Patricia Cleveland-Peck meets Arrigo Cipriani, co-owner of Harry’s bar and a true Venetian legend himself, to talk about the history behind the birthplace of the delicious Bellini cocktail…
If you mention St Mark’s Square or the Rialto Bridge most people will know you are referring to Venice, a city overflowing with cultural riches. Riches of a different, but no less satisfying kind are to be found at Harry’s Bar, co-owned and directed by Arrigo Cipriani – himself rather a Venetian legend.
Over glasses of the bar’s signature drink, the white peach purée and Prosecco Bellini, Arrigo, who is one of the most charming and kind men imaginable, told us the story of Harry’s Bar. It was founded by his father Giuseppe Cipriani in 1932.
A year later he was born and named Arrigo – Italian for Harry. This came about because his father had been working as a barman at the old Hotel Europa where a wealthy young American student, Harry Pickering, regularly drank. Harry was on holiday with his aunt and her gigolo but when, after an argument, they left him alone, his money ran out. Giuseppe, who liked him, offered to lend him 10,000 lire (over £3,000 today) to get home – a big sum for a barman. Harry returned to America and several months went by but Giuseppe did not give up hope that the loan would be repaid – and sure enough one day Harry walked into the bar and returned Giuseppe’s 10,000 plus another 40,000, saying, “We can use this to open a bar together – we’ll call it Harry’s Bar.”
It was Arrigo’s mother Giulietta however, who found the perfect site – a small cordage warehouse in the Calle Vallaresso right near the water’s edge, and it was she who cooked the first meals there. From the start it was successful. The atmosphere was entirely different from the hotel bars which the glitterati of the day frequented and they flocked to experience Giuseppe’s fine cocktails and warm hospitality. Harry Pickering enjoyed it too, propping up the bar, as “happy as an onion in a Gibson,” according to Giuseppe’s memoir. A little later Harry sold Giuseppe his share but continued to visit the bar when in Venice.
As did the great and the good. In August 1933 the travel writer Robert Byron wrote, “we took sanctuary from culture in Harry’s Bar,” before setting off on The Road to Oxiana. The small, simply furnished room with four windows and no view (the upstairs dining room was only acquired in the 1960s) with its tiny armchairs and low tables, also attracted luminaries such as Humphrey Bogart, Lauren Bacall, Arturo Toscanini, Charlie Chaplin and Orson Welles together with writers, artists, penniless European aristocrats, film stars and con men.
In 1936 Giuseppe bought a small inn, the Locanda Cipriani, on the lagoon isle of Torcello and it was there that friend and favoured customer Ernest Hemingway spent a winter duck shooting and writing Across the River and into the Trees.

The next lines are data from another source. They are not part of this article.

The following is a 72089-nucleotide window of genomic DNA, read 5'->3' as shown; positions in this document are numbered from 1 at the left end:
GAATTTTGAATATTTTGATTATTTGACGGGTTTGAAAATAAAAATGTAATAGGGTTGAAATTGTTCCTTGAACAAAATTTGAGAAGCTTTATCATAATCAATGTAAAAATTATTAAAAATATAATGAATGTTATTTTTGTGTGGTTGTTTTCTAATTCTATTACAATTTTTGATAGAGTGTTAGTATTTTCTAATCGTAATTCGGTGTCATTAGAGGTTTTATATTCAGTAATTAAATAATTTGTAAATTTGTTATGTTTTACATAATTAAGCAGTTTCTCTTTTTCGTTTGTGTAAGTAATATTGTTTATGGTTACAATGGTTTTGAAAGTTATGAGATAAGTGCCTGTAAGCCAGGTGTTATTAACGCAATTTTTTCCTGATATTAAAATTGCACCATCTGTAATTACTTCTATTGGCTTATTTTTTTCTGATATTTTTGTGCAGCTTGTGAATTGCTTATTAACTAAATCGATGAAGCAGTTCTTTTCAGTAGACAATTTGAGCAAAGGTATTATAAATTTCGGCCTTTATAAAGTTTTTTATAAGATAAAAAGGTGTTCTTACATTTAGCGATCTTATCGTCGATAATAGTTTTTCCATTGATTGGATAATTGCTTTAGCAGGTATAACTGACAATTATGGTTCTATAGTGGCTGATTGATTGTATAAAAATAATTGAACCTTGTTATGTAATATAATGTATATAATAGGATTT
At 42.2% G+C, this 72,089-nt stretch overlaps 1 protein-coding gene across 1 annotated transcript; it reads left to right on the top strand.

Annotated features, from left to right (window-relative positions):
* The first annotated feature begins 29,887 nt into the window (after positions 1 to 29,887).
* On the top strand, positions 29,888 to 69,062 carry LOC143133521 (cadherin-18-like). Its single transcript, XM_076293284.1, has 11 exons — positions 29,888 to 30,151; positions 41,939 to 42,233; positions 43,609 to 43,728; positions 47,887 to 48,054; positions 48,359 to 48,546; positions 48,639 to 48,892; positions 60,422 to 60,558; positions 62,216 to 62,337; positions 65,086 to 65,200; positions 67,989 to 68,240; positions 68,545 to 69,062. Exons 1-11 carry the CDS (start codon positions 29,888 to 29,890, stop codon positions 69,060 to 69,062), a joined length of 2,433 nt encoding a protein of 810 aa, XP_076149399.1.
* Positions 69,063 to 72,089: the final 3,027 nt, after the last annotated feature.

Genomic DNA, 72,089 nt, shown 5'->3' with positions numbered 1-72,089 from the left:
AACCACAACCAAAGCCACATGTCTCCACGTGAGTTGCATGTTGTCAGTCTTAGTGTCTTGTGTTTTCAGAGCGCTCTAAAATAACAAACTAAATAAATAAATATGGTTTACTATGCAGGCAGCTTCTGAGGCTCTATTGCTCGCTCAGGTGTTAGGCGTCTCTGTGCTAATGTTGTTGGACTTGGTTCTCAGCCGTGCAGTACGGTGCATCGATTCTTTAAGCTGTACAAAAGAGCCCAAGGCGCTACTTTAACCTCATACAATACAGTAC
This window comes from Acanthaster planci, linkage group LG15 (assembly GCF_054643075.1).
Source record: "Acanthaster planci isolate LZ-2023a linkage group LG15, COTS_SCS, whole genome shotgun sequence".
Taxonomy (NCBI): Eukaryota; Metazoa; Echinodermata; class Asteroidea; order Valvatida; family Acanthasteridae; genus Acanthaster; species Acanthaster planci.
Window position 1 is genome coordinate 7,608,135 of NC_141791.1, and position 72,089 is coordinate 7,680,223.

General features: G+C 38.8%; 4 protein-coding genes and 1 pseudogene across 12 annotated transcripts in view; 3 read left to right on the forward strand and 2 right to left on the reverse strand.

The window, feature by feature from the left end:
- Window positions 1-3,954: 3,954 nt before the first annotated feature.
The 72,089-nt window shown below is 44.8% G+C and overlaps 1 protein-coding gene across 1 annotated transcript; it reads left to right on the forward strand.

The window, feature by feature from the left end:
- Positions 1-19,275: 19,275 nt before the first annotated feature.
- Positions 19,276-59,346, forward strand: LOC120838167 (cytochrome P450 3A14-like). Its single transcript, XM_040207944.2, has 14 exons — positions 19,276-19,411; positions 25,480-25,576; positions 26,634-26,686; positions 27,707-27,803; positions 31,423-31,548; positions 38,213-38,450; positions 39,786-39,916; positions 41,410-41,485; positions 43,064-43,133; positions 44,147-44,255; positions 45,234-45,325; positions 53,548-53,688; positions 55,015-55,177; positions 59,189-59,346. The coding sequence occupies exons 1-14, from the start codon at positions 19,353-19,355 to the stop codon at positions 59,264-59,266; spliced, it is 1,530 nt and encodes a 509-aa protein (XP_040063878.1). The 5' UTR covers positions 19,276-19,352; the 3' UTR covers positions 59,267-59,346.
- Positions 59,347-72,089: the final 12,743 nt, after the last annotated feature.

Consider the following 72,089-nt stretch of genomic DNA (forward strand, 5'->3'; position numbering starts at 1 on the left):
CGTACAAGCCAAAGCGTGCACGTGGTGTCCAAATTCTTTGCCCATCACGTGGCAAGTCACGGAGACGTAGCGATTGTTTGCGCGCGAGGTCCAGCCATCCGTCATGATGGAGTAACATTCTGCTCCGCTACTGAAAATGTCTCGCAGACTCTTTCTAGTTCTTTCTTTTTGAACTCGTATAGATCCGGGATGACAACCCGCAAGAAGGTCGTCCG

The illustrious patrons of the past have certainly left a patina of glamour on Harry’s Bar – yet the establishment would not have continued had it not also offered gastronomic excellence. Arrigo, whose destiny it was to follow in his father’s footsteps although he qualified as a lawyer and has since written nine books, continues to maintain the original principles laid down by Giuseppe: service, quality and simplicity.
Having finished our Bellinis we experienced these for ourselves. Service has been described as “a ballet of incredible precision and skill” and it was indeed impressive to see the numerous waiters in their starched white jackets, weaving smoothly between the tables, smilingly attending to each customer.
As well as the people perched at the bar, in the downstairs restaurant were a family party of Venetians celebrating a birthday, a bejewelled and aristocratic looking woman talking non-stop to two tiny elderly men and several couples, including two rather nervous-looking girls dining together. The waiters had friendly reassuring words for everyone, with no hint of the condescension adopted by the staff of so many top-end restaurants. Much of this is due to the fact that, like his father, Arrigo himself is present every day when, courteous and smartly clad, he greets regulars and makes sure that everyone is happy. “When,” Arrigo explained, “ young people without much money have saved up to come here, or a customer can only order a starter or a sandwich, if we make the experience perfect for them, they will return when they have more money to spend.”
In spite of rumours which circulated in the press in December, Harry’s Bar is weathering the recession and Arrigo is still to be found working there. The suggested closure was, it seems, pure speculation on the part of a financial paper based in Milan.
This is of course a great relief – and long may they both continue!
A trip to Venice is not complete without a trip to Harry’s Bar – visit the official website here.
*First photo credit to Harry’s Bar, all other photos by Patricia Cleveland-Peck